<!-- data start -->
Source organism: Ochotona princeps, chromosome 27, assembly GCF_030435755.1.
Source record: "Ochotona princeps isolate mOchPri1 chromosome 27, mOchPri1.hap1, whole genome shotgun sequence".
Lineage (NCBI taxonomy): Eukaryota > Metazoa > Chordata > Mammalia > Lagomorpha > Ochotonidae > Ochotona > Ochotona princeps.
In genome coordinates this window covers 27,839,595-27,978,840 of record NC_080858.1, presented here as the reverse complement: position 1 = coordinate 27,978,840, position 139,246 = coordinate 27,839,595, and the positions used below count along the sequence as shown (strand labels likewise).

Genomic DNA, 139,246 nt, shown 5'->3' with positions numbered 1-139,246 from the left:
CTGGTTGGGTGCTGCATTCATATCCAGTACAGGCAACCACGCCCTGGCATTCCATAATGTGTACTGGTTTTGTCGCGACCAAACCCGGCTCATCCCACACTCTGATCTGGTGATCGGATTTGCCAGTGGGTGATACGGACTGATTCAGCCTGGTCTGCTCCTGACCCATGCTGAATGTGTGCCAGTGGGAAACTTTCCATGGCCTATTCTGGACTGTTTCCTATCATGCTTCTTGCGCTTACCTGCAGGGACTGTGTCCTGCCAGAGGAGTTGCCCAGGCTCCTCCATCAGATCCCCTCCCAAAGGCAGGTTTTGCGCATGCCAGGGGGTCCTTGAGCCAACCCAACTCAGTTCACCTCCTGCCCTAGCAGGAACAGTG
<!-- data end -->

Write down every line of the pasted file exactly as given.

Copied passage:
Source organism: Ochotona princeps, chromosome 27, assembly GCF_030435755.1.
Source record: "Ochotona princeps isolate mOchPri1 chromosome 27, mOchPri1.hap1, whole genome shotgun sequence".
Lineage (NCBI taxonomy): Eukaryota > Metazoa > Chordata > Mammalia > Lagomorpha > Ochotonidae > Ochotona > Ochotona princeps.
In genome coordinates this window covers 27,839,595-27,978,840 of record NC_080858.1, presented here as the reverse complement: position 1 = coordinate 27,978,840, position 139,246 = coordinate 27,839,595, and the positions used below count along the sequence as shown (strand labels likewise).

Genomic DNA, 139,246 nt, shown 5'->3' with positions numbered 1-139,246 from the left:
CTGGTTGGGTGCTGCATTCATATCCAGTACAGGCAACCACGCCCTGGCATTCCATAATGTGTACTGGTTTTGTCGCGACCAAACCCGGCTCATCCCACACTCTGATCTGGTGATCGGATTTGCCAGTGGGTGATACGGACTGATTCAGCCTGGTCTGCTCCTGACCCATGCTGAATGTGTGCCAGTGGGAAACTTTCCATGGCCTATTCTGGACTGTTTCCTATCATGCTTCTTGCGCTTACCTGCAGGGACTGTGTCCTGCCAGAGGAGTTGCCCAGGCTCCTCCATCAGATCCCCTCCCAAAGGCAGGTTTTGCGCATGCCAGGGGGTCCTTGAGCCAACCCAACTCAGTTCACCTCCTGCCCTAGCAGGAACAGTG